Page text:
London-based Lumina Filmshas picked up worldwide rights to Colombian horror movie Espectro (pictured) and will screen the film for buyers atAFM.

The film all takes placeinside an apartment inhabited by an agoraphobic woman called Vega (played byNoelle Shonwald). Sensing she is not alone, she sets up cameras to film herselfsleeping and discovers an unwelcome guest.

Espectro marks thedirectorial debut of Juan Felipe Orozco, who also wrote the screenplay withCarlos Esteban Orozco. Orozco said he made the film with guidance frompsychologists and that he "aims to impact the audience by submerging them in adeep experience and connecting them to a disturbing story by using intensecharacters and a horrifying outcome."

The film was produced byBogota-based Paloalto Films, with Orozco and Alejandro Arango serving asproducers. The title, which was originally Al Final Del Espectro, is loosely translated as Lost Soul.

"The marketing novelty of ahorror film from Colombia aside, Espectro delivers very knowingly on its genre," said Lumina chief SamanthaHorley, "borrowing more from recent Japanese than traditional western horror.Juan Felipe has made a creepy and claustrophobic movie."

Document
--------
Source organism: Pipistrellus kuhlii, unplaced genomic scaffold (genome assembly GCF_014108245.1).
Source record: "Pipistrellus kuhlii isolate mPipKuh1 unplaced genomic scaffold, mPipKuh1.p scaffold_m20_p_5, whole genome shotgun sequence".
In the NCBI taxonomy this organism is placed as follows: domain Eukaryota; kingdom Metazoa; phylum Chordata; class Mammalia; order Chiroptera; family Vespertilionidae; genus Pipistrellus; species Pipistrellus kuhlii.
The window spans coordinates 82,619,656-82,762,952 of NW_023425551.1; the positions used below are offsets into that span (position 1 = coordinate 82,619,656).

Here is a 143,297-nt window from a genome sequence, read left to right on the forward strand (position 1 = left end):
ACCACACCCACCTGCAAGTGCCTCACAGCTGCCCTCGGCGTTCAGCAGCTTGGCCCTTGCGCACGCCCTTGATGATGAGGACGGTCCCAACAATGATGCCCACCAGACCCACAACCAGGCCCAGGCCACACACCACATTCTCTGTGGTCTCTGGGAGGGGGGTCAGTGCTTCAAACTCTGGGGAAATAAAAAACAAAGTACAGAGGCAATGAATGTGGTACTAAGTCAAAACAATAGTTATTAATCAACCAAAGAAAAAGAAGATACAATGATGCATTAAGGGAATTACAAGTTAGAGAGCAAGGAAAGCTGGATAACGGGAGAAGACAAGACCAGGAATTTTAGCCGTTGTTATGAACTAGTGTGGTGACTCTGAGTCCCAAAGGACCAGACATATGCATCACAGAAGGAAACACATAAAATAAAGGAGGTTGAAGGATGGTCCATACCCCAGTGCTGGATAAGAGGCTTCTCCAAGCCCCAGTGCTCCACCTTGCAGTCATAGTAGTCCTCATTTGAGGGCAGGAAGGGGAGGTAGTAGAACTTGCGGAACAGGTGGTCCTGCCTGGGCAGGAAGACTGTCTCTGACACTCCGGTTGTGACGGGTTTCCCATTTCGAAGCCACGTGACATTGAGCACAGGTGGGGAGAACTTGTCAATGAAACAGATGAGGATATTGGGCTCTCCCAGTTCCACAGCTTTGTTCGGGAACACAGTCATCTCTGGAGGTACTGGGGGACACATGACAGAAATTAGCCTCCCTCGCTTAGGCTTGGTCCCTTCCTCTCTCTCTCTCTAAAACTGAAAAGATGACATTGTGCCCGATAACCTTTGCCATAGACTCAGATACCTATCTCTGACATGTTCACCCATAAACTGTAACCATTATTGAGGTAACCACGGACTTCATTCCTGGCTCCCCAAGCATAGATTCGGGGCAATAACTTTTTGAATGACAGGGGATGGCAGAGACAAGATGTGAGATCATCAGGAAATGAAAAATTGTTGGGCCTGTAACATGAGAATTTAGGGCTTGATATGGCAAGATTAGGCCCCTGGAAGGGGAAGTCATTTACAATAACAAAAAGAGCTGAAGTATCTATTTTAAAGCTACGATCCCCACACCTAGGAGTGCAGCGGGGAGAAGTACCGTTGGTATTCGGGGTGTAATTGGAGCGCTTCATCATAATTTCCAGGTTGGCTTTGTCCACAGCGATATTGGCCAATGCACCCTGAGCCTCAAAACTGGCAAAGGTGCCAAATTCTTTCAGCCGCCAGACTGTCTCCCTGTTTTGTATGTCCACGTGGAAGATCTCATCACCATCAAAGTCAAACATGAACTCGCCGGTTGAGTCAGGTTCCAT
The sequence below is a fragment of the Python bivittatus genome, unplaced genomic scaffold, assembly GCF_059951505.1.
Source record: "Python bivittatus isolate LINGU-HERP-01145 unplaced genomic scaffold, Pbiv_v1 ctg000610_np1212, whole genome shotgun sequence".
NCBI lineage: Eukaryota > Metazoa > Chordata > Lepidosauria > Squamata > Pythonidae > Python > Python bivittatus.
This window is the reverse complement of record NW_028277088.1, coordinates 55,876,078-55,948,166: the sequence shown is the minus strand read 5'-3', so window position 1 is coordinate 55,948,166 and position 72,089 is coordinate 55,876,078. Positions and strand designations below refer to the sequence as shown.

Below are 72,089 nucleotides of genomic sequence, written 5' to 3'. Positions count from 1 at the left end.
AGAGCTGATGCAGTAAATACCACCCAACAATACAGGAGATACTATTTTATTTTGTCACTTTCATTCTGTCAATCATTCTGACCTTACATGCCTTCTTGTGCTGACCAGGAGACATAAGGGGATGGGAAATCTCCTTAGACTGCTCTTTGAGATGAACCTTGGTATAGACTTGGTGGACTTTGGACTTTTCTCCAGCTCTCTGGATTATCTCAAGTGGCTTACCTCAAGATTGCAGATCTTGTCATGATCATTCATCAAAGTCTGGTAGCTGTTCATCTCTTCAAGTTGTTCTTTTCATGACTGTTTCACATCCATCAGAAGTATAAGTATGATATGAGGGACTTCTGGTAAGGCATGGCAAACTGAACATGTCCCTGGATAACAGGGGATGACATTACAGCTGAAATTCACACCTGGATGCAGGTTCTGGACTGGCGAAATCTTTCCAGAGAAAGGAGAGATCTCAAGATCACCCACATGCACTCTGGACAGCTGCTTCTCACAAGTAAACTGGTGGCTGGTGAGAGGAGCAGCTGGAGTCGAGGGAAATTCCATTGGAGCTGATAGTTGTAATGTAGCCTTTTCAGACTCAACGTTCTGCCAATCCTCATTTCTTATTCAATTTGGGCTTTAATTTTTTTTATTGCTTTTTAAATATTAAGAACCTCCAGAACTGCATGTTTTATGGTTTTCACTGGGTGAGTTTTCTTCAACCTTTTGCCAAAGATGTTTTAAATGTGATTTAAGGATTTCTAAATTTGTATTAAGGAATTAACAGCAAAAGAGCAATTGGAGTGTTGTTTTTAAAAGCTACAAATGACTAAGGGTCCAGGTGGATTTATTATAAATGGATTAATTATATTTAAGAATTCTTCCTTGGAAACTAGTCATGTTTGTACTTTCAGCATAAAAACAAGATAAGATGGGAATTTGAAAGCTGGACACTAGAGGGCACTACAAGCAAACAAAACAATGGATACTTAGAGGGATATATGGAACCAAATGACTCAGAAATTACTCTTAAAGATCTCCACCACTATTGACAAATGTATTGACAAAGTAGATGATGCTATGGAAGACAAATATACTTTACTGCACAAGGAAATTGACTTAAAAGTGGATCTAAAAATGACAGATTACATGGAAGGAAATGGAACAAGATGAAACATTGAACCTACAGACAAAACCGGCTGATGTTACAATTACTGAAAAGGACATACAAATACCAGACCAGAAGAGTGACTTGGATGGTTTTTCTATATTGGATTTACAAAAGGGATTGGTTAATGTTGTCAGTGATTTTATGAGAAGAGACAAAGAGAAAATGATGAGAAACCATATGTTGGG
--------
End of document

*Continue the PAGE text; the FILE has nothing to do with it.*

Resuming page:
Lumina comes to AFM with ahost of Latin American films including Alexis Dos Santos' Glue from Argentina, Tata Amaral's Antonia from Brazil, City Of God follow-up City Of Men from Brazil, Cochochi from Mexico, and Puerto Rican comedy drama Maldeamores (The Sickness Of Love).

All films fall under theproduction and acquisitions company Buena Onda headed by Donald K Ranvaud,which is Lumina's sister company in the International Film Collective group.